By Will Knott.
Our past experiences always influence us…
It actually sounds like a story from my grandparent’s time. In order to get a new table they walked down the road, spoke to an expert about the table options and it’s constructed in the workshop at the back.
And it is happening now, in this case its “Unto This Last” in London’s Brick Lane. This is not your grandparents table. This is actually a layered, laser and robot CNC router cut and assembled piece of furniture, custom made to order. Also, as the construction is optional, you could leave with the plans for construction elsewhere. Even the other side of the world. Or instruction on setting up your own digital furniture construction workshop.
True, this is an extreme version of a MakerSpace, but the extremes show where the edges of the future can be.
Our past experiences always influence us. School does things to us. It makes you think a certain way. “What is the fastest way to solve this problem?”
It may even be a gendered thing. The catch is we often solve the wrong problem….
In general, a Makerspace is usually a community operated workspaces where people with common interests, often in software, machining, engineering, technology, education, science, art, electronics, fabrication or craft can socialise and collaborate.
It’s sort of a combination of a Men’s Shed and a co-working space. Usually with someone who is tinkering with the coffee formula again.
- You need a room.
- Some tools.
- A group of people.
- And passion.
Community is also a stretched thing. It could be the village (for all of you telecommuters), the apartment building residents, the college student body, or the office staff. It’s the cross over point for ideas.
It is also where businesses ideas can begin to take form.
Our past experiences always influence us. School does things to us. Our wider community changes that mind-set.
The community is an important aspect. If the only people making things are twenty something male students, you get solutions to their problems. Essentially an outsourced Mom while they play their games.
We, as a country need to shift the thinking from “how do I solve my problem” to first asking “What problem is worth solving? How do I find that problem?”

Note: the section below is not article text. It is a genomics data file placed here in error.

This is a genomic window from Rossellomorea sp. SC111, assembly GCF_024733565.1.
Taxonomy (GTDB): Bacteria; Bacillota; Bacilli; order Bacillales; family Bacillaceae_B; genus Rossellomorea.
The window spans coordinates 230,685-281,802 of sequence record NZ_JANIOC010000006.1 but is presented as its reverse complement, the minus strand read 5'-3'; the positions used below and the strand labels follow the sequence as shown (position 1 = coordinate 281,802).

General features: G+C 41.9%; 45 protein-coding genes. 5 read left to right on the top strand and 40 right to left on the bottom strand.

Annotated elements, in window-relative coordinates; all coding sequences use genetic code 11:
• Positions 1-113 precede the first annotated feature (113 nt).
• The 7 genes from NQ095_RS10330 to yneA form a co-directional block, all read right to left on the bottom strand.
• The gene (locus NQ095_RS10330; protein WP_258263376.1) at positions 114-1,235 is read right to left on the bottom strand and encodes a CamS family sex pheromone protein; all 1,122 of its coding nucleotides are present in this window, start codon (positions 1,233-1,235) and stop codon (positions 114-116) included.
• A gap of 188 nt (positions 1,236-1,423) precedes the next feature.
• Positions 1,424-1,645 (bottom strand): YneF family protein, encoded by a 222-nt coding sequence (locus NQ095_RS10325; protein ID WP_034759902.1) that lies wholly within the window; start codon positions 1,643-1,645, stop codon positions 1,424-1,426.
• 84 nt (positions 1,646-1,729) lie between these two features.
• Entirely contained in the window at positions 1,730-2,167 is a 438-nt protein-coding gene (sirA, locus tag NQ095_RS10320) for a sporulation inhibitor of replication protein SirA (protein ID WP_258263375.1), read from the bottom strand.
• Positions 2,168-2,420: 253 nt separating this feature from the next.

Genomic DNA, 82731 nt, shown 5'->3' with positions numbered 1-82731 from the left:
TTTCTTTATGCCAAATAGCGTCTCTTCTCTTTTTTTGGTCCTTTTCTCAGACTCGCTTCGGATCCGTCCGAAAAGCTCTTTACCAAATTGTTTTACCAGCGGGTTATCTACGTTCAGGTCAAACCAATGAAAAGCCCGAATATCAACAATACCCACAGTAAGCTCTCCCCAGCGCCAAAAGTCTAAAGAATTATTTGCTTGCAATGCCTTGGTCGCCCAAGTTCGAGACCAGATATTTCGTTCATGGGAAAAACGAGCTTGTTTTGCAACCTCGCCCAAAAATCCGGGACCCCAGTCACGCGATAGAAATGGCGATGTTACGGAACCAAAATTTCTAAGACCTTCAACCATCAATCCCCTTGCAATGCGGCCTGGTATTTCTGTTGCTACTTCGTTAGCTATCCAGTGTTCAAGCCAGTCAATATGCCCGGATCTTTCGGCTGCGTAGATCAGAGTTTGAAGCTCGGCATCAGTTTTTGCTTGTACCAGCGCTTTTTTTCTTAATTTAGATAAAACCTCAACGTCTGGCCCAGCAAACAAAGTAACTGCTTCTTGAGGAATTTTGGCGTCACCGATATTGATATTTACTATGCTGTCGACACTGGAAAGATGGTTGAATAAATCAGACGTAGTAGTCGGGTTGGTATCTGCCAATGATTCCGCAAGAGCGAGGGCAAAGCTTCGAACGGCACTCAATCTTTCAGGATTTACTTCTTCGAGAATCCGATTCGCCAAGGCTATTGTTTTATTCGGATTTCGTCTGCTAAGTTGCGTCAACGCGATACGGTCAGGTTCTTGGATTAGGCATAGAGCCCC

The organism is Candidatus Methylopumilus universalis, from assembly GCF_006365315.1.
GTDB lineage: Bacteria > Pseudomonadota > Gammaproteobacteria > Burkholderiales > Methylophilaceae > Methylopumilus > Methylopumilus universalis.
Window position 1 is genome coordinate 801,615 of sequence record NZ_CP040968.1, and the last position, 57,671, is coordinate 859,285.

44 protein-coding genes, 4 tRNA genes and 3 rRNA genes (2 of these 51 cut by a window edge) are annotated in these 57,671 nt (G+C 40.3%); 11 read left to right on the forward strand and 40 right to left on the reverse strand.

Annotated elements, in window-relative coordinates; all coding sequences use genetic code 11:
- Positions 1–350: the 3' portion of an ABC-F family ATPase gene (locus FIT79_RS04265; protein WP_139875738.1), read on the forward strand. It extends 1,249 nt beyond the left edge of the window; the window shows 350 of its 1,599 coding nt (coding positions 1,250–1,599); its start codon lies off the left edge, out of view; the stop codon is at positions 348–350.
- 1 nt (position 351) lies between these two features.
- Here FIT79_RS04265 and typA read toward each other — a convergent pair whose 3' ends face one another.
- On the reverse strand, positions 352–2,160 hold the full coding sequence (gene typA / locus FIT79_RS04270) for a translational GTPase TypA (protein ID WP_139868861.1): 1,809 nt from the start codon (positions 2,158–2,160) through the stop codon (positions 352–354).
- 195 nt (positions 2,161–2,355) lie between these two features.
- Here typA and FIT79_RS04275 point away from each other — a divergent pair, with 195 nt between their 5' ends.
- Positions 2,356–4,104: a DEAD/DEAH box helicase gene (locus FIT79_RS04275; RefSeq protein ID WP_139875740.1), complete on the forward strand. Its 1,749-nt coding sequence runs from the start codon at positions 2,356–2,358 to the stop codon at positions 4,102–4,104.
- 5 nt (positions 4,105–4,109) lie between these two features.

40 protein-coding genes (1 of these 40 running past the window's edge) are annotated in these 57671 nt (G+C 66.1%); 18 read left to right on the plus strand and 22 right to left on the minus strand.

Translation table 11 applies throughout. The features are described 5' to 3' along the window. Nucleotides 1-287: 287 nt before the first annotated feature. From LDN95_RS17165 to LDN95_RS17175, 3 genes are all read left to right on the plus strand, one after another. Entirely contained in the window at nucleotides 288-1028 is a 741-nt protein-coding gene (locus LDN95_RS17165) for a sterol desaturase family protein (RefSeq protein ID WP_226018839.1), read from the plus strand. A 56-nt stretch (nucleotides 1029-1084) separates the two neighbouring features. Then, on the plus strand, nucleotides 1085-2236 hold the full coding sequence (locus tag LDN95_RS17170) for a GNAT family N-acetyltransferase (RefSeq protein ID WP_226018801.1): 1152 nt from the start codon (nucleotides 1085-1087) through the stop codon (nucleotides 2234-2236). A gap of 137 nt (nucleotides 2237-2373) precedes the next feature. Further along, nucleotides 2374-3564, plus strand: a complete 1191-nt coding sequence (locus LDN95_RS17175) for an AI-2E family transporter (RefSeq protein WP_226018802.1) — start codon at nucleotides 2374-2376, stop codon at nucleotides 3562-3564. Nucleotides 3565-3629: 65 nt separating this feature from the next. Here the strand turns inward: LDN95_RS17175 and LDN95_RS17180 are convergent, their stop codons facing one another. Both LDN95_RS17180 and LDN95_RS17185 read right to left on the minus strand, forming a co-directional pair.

Collaboration is important. Community matters. Not just a virtual one, but a physical get together one.
A lot of us in the technology field may be introverted, which may explain all those online delivery services which means you can’t accidentally meet people. So plan it. Make it a regular event. Teach others the skills what matter to you, and you might find something to care about.
- Make contacts.
- Make friends.
- Make yourself aware of new areas.
- Make skills.
Our past experiences always influence us. Habits form. Get others to help you make problems so you can find new solutions.
Sometimes exploitable ones.
Makerspace members encourage each other to pursue individual interests but often collaborate together where they encounter something new or unexpected. In these devils lie our spaces of uncertainty. Our problems made. Sometimes it’s a simple solutions, sometimes it’s a breakthrough.
Having someone talk to you about an issue with their project can yield unexpected results.
One of the most valuable lessons to be learned in physics applies to Makerspaces, and life in general. Carrying over concepts from one discipline to another is an art worth trying. By creating analogies in one known area to another unresolved area in a different field can illuminate a path to discovery.
In physics the fact that the Ising model of ferromagnetism is analogous with the Hopfield model of computational neuroscience opens solutions in neural circuitry. In Makerspaces the 3d modelling skills of one member and the Arduino programming skills of another enables wiring pathways to motors for an interactive humanoid display.
MakerSpaces allow a safe location to enable cross talk among those using or creating Key Enabling Technologies. Where else would Microelectronics, lasers and advanced manufacturing technologies be discussed in creating a drivable robotic duck?
Usually it’s fun. Serious fun at times, but fun.
Our past experiences always influence us. Sometimes the things in the past we abandoned turn out to be useful.
- Like tinkering.
- Like playing.
- Like trying things out in a low risk environment.
- Like making.
Our past experiences always influence us. Make new experiences.